AP NEWS
Related topics

Small Town in Disbelief over Elderly Man’s Slaying for Jar of Pennies

January 20, 1988

AUSTIN, Minn. (AP) _ Neighbors of an 86-year-old man who police say was killed by two teen-agers for a jar of pennies shake their heads in disbelief when they talk about the victim and the two 16-year-olds.

″You feel it’s going to happen in Chicago or New York; now it’s next door,″ said Jane Felten, a secretary at St. Augustine Roman Catholic Church, where both the victim, Michael L. Fink and the suspects attended services.

″They murdered this man for a jarful of pennies. Isn’t that sad,″ said Carol Kuettner, executive director of the Mower County Senior Center, where Fink was a frequent visitor.

Police arrested the teen-agers, whose names have not been released because they are juveniles, on Monday, three days after a neighbor found Fink’s home on fire. Authorities believe the young men set fire to the house after the robbery to disguise the crime, Police Chief Donald Hoffman said.

The Rev. Charles Collins, of LeRoy, has known both youths since his days as an assistant pastor at St. Augustine from 1981-86. He now teaches next door at Pacelli High School, the parochial school that the teen-agers attended.

″One was in constant trouble. Some even pinned his early problems on the fact he was super-bright. The other one, everybody was just stunned. He was never a discipline problem,″ Collins said.

″There’s a sense of community shame in that we are one family and that this could have happened,″ said the Rev. Charles Quinn, who has been pastor at St. Augustine for eight years.

Quinn said he saw Fink, a widower with three children, at Mass a few times every week.

″He was this tall, gangly man who shuffled along. I think people would think he was crotchety because he was tone deaf and wouldn’t answer,″ he said.

That image belied Fink’s true nature, Quinn said. ″He was a gentle man.″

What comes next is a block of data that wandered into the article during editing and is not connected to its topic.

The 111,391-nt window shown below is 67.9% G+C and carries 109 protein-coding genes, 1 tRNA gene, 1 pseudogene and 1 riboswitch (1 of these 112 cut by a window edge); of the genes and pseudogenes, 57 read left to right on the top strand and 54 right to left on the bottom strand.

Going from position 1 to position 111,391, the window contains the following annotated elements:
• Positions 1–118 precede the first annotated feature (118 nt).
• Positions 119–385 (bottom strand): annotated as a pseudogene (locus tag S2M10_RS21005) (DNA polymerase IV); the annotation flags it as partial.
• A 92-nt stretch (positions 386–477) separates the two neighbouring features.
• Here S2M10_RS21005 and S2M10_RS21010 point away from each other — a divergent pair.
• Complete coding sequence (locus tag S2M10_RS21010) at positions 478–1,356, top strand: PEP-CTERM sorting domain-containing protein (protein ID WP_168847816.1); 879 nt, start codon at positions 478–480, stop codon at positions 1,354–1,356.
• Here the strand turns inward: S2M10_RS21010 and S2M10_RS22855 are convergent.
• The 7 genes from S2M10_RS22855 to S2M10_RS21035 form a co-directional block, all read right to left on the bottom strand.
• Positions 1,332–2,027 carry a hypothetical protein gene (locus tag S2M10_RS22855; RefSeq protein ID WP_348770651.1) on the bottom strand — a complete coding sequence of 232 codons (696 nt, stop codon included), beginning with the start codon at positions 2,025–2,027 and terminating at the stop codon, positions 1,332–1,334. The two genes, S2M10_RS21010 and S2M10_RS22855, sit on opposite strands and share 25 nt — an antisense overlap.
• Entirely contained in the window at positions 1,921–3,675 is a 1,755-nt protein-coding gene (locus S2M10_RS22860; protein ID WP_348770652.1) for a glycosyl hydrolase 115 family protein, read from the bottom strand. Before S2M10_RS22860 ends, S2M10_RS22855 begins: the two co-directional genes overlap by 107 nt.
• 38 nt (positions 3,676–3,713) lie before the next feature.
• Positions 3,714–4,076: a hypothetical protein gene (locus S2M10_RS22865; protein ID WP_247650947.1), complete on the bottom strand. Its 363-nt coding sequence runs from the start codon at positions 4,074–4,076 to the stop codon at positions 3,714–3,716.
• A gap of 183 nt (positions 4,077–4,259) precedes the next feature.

As for the teen-agers’ families, the priest described them as ″very fine people and I am sure traumatized by the whole thing.″

Each youth has been charged in juvenile court with two counts of first- degree murder, one count of aggravated robbery and one count of arson, said Mower County Attorney Nancy Evans. They are to be transferred from the Mower County Jail to a juvenile detention center in Red Wing pending further court proceedings.

The two were arrested Monday afternoon when their parents took them in to be interviewed by authorities. The pennies and a hunting knife, which authorities say was used to stab Fink, were found during a search of the boys’ homes, Hoffman said.

An autopsy showed that Fink, who had multiple stab wounds and his throat cut, died of a stab wound to the heart.

Evans said the teen-agers told police they went to Fink’s home with the intention of robbing and killing him. She said her office is considering trying to have the youths certified for trial as adults.

″People always in a smaller community spot somebody like a widow or widower living alone. They always assume they have a lot of cash available,″ Hoffman said when asked about the boys’ motives.

The police chief said there was no truth to a neighborhood rumor that Fink had papered a room with dollar bills.

Tim Hoag, 29, a neighbor of Fink’s, said one of the teen-agers used to complain about the old man’s decision to erect a fence so he couldn’t cut through his yard, and said Fink would holler at boys for using his yard as a shortcut. Still, Hoag said he thought they had enjoyed a good relation with the older man.

″It doesn’t make any sense,″ Hoag said, shaking his head. ″I’ve been walking around all day going, ’I don’t believe it.‴

Collins said he’s worried that this case would reflect badly on Austin, a southern Minnesota city of 22,000 residents, and the 160-student Pacelli High.

″As a teacher, I rarely have to think about discipline. They are easy-to- get-along-with kids,″ Collins said.

AP RADIO
Update hourly